El-Tayeb, Fatima “Secular Submissions—Muslim Europeans, Female Bodies, and Performative Politics”

El-Tayeb, Fatima “Chapter 3: Secular Submissions—Muslim Europeans, Female Bodies, and Performative Politics” in El-Tayeb, Fatima. European Others: Queering Ethnicity in Postnational Europe. 1 edition, Minneapolis: Univ Of Minnesota Press, 2011.

From introduction:

In chapter 3, I trace this discourse from its affirmation in both liberal feminism, exemplified by Dutch playwright Adelheid Roosen’s work, and in the escape narratives of ex-Muslims such as Ayaan Hirsi Ali, to its deconstruction by Muslim feminist activists like Danish Asmaa Abdol-Hamid. My focus throughout is on the uses of performative strate- gies in constructing as well as destabilizing binary notions of movement and immobility, progress and stagnation in relation to West and Global South, Orient and Occident, Islam and (secular) Christianity, Muslim men and women. That is, I am following Diana Taylor in using performance as a “methodological lens that enables [me] to analyze events as perfor- mances” (Taylor 2003, 3). Common to these very different types of per- formative politics is the centrality of the image of the (veiled) Muslim woman, signifying much larger assumptions around cultural (im)mobili- ties and (im)possibilities. My notion of performance in this context be- gins with Frantz Fanon’s assessment of nationalism as a scopic politics often symbolized by the clothing of female bodies. I move from tradi- tional forms of performance illustrating this view, such as Roosen’s plays, to the performative interventions of political activists like Hirsi Ali, both of which retain a hierarchy in which the authors “speak for” Muslimas, literally inscribing their perspective on generic, deindividualized female bodies. I end with feminist socialist Abdol-Hamid, who takes a radically different approach by using her own body to insist on the compatibility of supposedly exclusive positionalities, such as wearing the hijab and be- ing a radical feminist, and most importantly on the right and ability of European Muslimas to speak for themselves.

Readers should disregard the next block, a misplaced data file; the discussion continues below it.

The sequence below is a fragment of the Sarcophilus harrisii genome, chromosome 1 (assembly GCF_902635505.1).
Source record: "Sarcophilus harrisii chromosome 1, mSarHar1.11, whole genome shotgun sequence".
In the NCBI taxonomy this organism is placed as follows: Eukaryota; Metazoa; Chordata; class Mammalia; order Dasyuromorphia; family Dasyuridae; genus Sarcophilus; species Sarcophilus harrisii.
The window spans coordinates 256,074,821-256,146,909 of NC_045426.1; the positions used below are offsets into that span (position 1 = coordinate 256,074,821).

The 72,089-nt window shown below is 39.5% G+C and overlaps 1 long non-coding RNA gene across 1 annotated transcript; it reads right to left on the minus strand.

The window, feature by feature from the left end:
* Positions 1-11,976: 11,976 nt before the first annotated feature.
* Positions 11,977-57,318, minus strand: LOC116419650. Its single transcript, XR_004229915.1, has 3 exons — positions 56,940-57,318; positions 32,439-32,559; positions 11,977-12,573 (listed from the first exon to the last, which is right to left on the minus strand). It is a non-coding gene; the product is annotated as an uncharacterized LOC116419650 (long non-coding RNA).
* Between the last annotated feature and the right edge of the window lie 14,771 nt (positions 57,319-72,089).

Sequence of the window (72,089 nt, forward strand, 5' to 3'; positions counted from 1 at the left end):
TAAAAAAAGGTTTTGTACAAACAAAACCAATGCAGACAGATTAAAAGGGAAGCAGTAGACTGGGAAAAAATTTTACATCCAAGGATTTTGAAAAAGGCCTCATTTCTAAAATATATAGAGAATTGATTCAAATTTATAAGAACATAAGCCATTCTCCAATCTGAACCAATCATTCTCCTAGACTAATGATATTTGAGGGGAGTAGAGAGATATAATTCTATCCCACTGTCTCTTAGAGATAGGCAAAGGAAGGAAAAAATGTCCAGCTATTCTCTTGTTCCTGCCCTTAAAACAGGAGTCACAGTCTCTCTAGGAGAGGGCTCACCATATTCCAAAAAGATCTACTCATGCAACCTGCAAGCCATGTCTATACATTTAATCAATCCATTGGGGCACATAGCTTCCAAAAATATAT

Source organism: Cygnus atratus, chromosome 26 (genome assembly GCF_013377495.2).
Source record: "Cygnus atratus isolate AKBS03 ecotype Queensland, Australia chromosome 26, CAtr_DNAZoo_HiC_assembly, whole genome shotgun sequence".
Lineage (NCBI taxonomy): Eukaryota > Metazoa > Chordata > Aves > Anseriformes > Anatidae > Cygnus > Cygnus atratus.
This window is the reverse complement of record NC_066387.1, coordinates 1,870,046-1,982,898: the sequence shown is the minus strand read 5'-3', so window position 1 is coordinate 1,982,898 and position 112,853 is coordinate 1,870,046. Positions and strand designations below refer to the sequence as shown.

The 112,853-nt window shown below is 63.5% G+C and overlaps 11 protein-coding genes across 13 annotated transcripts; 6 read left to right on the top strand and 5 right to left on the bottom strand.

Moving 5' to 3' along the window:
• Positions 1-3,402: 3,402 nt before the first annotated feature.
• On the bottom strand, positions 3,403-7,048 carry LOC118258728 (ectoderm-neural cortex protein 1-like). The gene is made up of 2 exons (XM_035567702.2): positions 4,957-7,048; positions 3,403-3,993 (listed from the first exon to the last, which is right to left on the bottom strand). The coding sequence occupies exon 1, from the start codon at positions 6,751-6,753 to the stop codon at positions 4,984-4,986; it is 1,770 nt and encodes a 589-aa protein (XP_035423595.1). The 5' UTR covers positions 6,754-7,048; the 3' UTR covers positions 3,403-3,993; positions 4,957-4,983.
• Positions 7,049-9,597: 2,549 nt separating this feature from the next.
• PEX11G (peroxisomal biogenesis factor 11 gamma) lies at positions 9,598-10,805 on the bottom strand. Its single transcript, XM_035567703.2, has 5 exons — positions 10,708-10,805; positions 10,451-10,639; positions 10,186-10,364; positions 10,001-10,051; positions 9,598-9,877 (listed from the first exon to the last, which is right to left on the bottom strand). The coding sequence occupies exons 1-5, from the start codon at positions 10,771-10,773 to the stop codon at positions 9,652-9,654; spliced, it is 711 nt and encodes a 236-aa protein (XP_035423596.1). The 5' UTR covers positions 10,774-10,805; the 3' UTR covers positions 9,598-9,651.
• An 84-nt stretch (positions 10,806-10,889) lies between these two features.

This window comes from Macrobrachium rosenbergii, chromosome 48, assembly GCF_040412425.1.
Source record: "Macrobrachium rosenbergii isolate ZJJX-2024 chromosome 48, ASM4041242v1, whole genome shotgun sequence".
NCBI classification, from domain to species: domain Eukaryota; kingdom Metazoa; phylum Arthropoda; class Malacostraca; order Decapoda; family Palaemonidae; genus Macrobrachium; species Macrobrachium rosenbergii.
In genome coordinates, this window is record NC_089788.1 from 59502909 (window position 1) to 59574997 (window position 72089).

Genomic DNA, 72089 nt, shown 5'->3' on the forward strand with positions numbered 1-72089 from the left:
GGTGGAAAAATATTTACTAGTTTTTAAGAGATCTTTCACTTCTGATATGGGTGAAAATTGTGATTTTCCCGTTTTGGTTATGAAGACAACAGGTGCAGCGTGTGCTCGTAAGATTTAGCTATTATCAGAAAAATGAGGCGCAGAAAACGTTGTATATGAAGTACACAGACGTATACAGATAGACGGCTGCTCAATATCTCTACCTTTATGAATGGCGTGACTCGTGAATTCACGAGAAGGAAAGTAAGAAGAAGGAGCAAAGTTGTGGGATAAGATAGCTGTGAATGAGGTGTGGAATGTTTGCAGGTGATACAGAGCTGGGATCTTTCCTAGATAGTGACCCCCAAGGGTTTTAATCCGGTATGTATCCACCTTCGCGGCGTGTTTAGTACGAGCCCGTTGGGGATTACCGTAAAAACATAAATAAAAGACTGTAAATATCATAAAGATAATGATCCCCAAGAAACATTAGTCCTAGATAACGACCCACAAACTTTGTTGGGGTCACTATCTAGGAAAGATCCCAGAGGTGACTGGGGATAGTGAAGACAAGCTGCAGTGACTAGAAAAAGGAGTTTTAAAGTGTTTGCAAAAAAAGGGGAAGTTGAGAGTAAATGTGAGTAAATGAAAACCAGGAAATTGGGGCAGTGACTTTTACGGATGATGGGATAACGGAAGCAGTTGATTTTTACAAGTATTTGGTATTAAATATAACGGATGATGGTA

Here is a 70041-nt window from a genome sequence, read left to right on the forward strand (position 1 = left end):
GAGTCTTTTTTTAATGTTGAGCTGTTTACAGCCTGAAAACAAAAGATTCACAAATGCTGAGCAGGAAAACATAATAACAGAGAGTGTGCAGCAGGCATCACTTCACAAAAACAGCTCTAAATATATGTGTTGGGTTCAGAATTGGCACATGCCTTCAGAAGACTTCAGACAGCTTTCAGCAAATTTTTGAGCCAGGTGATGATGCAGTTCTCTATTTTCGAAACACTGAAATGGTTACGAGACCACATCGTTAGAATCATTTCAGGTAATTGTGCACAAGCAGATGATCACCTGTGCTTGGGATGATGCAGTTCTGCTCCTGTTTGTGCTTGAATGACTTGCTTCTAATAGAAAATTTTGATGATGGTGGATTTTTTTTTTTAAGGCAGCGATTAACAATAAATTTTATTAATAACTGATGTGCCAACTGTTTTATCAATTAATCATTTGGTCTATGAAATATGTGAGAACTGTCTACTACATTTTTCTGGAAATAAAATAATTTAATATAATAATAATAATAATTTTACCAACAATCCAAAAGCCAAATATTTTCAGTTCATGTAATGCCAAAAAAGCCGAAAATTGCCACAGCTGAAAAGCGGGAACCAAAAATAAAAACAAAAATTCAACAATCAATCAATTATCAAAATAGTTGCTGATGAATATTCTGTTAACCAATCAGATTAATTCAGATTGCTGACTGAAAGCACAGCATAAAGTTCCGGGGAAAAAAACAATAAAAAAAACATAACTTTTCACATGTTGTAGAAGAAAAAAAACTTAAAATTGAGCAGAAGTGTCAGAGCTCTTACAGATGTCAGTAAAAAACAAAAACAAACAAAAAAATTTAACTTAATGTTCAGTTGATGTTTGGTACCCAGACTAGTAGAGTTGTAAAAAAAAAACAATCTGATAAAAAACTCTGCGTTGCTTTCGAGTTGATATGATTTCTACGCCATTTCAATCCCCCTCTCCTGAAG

Publisher’s book description:

European Others offers an interrogation into the position of racialized communities in the European Union, arguing that the tension between a growing nonwhite, non-Christian population and insistent essentialist definitions of Europeanness produces new forms of identity and activism. Moving beyond disciplinary and national limits, Fatima El-Tayeb explores structures of resistance, tracing a Europeanization from below in which migrant and minority communities challenge the ideology of racelessness that places them firmly outside the community of citizens.Using a notable variety of sources, from drag performances to feminist Muslim activism and Euro hip-hop, El-Tayeb draws on the largely ignored archive of vernacular culture central to resistance by minority youths to the exclusionary nationalism that casts them as threatening outcasts. At the same time, she reveals the continued effect of Europe’s suppressed colonial history on the representation of Muslim minorities as the illiberal Other of progressive Europe. Presenting a sharp analysis of the challenges facing a united Europe seen by many as a model for twenty-first-century postnational societies, El-Tayeb combines theoretical influences from both sides of the Atlantic to lay bare how Europeans of color are integral to the continent’s past, present, and, inevitably, its future.